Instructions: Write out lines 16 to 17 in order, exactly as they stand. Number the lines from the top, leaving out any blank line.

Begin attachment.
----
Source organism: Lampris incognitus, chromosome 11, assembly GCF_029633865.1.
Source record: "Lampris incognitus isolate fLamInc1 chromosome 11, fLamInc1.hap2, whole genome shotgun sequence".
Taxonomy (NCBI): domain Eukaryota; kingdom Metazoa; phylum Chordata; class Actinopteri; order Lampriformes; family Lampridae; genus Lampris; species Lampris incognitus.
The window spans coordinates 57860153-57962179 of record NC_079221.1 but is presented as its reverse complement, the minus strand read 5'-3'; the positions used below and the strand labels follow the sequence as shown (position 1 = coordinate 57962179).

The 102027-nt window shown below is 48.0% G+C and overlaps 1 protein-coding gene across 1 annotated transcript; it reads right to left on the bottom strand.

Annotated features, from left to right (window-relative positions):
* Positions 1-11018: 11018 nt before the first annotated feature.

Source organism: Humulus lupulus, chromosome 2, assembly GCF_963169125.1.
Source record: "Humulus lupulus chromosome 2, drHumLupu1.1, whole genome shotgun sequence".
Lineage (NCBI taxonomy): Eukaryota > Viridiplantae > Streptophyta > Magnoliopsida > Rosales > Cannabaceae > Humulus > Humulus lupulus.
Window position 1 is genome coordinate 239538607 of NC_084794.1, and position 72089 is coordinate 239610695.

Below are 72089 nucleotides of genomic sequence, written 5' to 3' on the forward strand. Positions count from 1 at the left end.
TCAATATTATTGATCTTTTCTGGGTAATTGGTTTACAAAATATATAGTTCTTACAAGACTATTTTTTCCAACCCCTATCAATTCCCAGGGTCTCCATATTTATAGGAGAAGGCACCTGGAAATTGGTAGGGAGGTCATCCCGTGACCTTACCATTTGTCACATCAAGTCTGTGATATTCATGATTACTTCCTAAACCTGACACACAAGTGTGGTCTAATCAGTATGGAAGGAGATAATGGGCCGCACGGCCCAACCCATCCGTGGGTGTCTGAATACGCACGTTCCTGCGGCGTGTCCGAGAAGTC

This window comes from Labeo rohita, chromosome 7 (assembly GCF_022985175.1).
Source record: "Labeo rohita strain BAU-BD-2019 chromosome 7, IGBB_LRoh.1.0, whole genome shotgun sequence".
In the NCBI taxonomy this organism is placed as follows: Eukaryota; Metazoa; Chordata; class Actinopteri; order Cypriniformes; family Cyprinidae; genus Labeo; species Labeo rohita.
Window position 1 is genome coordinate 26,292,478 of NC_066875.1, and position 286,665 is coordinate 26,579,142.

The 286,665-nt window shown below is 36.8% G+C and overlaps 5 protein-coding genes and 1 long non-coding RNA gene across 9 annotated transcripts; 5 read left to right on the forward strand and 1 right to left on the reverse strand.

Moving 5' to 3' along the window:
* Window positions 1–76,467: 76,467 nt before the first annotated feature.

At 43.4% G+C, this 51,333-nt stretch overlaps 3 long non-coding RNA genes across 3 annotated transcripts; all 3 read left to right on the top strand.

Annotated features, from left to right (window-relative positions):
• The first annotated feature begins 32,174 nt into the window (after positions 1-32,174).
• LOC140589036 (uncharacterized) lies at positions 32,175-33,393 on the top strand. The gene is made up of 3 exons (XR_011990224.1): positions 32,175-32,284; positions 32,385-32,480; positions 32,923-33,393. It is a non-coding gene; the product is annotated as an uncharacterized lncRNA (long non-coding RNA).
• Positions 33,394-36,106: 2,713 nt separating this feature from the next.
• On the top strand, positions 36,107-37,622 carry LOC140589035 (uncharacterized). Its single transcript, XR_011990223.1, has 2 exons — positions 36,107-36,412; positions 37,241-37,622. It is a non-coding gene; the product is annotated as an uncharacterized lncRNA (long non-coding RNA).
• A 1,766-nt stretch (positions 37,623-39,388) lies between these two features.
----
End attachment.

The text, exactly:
In the NCBI taxonomy this organism is placed as follows: Eukaryota; Metazoa; Chordata; class Actinopteri; order Cypriniformes; family Cyprinidae; genus Labeo; species Labeo rohita.
Window position 1 is genome coordinate 26,292,478 of NC_066875.1, and position 286,665 is coordinate 26,579,142.